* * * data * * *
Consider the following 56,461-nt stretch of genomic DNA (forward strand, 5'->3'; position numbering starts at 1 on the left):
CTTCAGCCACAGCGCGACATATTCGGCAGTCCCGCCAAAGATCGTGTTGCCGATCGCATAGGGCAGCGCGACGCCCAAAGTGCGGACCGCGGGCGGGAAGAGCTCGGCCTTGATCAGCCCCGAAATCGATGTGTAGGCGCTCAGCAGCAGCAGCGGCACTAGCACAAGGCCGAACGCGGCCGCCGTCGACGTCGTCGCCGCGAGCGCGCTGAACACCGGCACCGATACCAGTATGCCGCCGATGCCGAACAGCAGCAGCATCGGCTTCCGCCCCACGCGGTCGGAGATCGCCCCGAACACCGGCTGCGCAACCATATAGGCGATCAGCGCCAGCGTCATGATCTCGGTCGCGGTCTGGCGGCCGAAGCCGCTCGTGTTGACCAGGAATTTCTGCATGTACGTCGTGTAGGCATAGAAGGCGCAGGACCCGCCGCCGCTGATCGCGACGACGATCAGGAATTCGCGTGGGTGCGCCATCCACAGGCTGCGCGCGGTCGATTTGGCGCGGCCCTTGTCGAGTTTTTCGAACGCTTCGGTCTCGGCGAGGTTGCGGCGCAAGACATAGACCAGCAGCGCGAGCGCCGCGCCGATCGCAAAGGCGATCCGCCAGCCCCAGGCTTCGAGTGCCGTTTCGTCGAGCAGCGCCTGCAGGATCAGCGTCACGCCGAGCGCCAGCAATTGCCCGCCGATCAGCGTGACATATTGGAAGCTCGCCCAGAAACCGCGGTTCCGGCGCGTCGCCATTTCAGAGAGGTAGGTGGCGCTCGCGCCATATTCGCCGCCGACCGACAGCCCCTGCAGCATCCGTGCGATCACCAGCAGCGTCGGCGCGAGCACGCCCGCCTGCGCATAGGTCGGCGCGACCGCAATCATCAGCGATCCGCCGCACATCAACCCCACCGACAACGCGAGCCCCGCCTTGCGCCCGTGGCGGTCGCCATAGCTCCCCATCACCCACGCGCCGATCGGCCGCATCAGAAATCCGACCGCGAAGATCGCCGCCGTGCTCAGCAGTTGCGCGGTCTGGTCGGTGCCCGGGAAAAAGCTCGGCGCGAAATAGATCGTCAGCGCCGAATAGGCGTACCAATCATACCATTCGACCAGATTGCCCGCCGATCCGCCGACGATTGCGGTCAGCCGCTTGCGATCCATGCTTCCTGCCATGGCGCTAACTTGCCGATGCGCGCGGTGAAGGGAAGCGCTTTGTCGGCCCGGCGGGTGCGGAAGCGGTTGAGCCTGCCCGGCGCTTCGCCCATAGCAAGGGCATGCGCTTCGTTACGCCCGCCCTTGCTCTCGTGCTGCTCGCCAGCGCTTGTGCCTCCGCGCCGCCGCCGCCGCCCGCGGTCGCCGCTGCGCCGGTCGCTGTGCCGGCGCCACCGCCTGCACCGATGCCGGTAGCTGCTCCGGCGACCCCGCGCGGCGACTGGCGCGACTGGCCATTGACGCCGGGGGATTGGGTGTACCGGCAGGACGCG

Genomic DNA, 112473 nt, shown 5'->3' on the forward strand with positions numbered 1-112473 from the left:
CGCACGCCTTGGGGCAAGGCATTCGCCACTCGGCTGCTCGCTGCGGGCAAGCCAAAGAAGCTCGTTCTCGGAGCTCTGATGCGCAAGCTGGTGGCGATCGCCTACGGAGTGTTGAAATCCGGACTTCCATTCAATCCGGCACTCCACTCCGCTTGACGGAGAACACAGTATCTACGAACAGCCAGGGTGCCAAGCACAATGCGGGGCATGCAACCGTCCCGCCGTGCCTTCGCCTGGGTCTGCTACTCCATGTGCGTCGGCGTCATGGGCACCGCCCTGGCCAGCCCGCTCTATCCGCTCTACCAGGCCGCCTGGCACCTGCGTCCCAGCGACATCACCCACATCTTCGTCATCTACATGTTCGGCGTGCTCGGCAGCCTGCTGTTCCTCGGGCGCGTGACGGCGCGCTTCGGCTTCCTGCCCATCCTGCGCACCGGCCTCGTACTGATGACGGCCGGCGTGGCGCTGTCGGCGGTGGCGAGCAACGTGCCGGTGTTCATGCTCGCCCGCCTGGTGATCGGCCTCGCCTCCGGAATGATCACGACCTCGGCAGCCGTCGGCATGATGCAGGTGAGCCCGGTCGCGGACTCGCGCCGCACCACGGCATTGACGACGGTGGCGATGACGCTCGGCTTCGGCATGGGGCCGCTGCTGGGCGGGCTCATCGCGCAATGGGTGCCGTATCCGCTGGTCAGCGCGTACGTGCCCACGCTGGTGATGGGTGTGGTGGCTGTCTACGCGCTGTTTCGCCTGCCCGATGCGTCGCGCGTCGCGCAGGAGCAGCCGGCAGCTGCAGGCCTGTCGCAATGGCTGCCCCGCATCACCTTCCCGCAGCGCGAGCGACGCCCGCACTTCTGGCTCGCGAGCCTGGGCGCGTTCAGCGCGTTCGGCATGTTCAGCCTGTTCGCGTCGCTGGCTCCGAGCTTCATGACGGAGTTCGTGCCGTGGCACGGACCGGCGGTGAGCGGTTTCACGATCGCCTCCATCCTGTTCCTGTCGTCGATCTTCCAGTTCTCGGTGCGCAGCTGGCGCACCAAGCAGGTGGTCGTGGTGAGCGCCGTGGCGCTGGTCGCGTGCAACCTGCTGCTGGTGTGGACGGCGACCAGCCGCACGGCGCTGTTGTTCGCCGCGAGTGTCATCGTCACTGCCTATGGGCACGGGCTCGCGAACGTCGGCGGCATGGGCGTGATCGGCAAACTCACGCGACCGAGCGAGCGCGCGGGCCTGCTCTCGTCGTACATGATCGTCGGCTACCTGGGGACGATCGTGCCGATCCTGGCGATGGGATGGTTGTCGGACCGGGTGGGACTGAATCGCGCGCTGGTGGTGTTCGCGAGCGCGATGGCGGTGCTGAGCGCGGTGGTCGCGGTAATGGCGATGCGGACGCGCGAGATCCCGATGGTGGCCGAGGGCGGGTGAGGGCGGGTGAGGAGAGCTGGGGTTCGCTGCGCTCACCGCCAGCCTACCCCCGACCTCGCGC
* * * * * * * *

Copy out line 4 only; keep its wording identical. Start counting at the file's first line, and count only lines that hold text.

CGCACGCCTTGGGGCAAGGCATTCGCCACTCGGCTGCTCGCTGCGGGCAAGCCAAAGAAGCTCGTTCTCGGAGCTCTGATGCGCAAGCTGGTGGCGATCGCCTACGGAGTGTTGAAATCCGGACTTCCATTCAATCCGGCACTCCACTCCGCTTGACGGAGAACACAGTATCTACGAACAGCCAGGGTGCCAAGCACAATGCGGGGCATGCAACCGTCCCGCCGTGCCTTCGCCTGGGTCTGCTACTCCATGTGCGTCGGCGTCATGGGCACCGCCCTGGCCAGCCCGCTCTATCCGCTCTACCAGGCCGCCTGGCACCTGCGTCCCAGCGACATCACCCACATCTTCGTCATCTACATGTTCGGCGTGCTCGGCAGCCTGCTGTTCCTCGGGCGCGTGACGGCGCGCTTCGGCTTCCTGCCCATCCTGCGCACCGGCCTCGTACTGATGACGGCCGGCGTGGCGCTGTCGGCGGTGGCGAGCAACGTGCCGGTGTTCATGCTCGCCCGCCTGGTGATCGGCCTCGCCTCCGGAATGATCACGACCTCGGCAGCCGTCGGCATGATGCAGGTGAGCCCGGTCGCGGACTCGCGCCGCACCACGGCATTGACGACGGTGGCGATGACGCTCGGCTTCGGCATGGGGCCGCTGCTGGGCGGGCTCATCGCGCAATGGGTGCCGTATCCGCTGGTCAGCGCGTACGTGCCCACGCTGGTGATGGGTGTGGTGGCTGTCTACGCGCTGTTTCGCCTGCCCGATGCGTCGCGCGTCGCGCAGGAGCAGCCGGCAGCTGCAGGCCTGTCGCAATGGCTGCCCCGCATCACCTTCCCGCAGCGCGAGCGACGCCCGCACTTCTGGCTCGCGAGCCTGGGCGCGTTCAGCGCGTTCGGCATGTTCAGCCTGTTCGCGTCGCTGGCTCCGAGCTTCATGACGGAGTTCGTGCCGTGGCACGGACCGGCGGTGAGCGGTTTCACGATCGCCTCCATCCTGTTCCTGTCGTCGATCTTCCAGTTCTCGGTGCGCAGCTGGCGCACCAAGCAGGTGGTCGTGGTGAGCGCCGTGGCGCTGGTCGCGTGCAACCTGCTGCTGGTGTGGACGGCGACCAGCCGCACGGCGCTGTTGTTCGCCGCGAGTGTCATCGTCACTGCCTATGGGCACGGGCTCGCGAACGTCGGCGGCATGGGCGTGATCGGCAAACTCACGCGACCGAGCGAGCGCGCGGGCCTGCTCTCGTCGTACATGATCGTCGGCTACCTGGGGACGATCGTGCCGATCCTGGCGATGGGATGGTTGTCGGACCGGGTGGGACTGAATCGCGCGCTGGTGGTGTTCGCGAGCGCGATGGCGGTGCTGAGCGCGGTGGTCGCGGTAATGGCGATGCGGACGCGCGAGATCCCGATGGTGGCCGAGGGCGGGTGAGGGCGGGTGAGGAGAGCTGGGGTTCGCTGCGCTCACCGCCAGCCTACCCCCGACCTCGCGC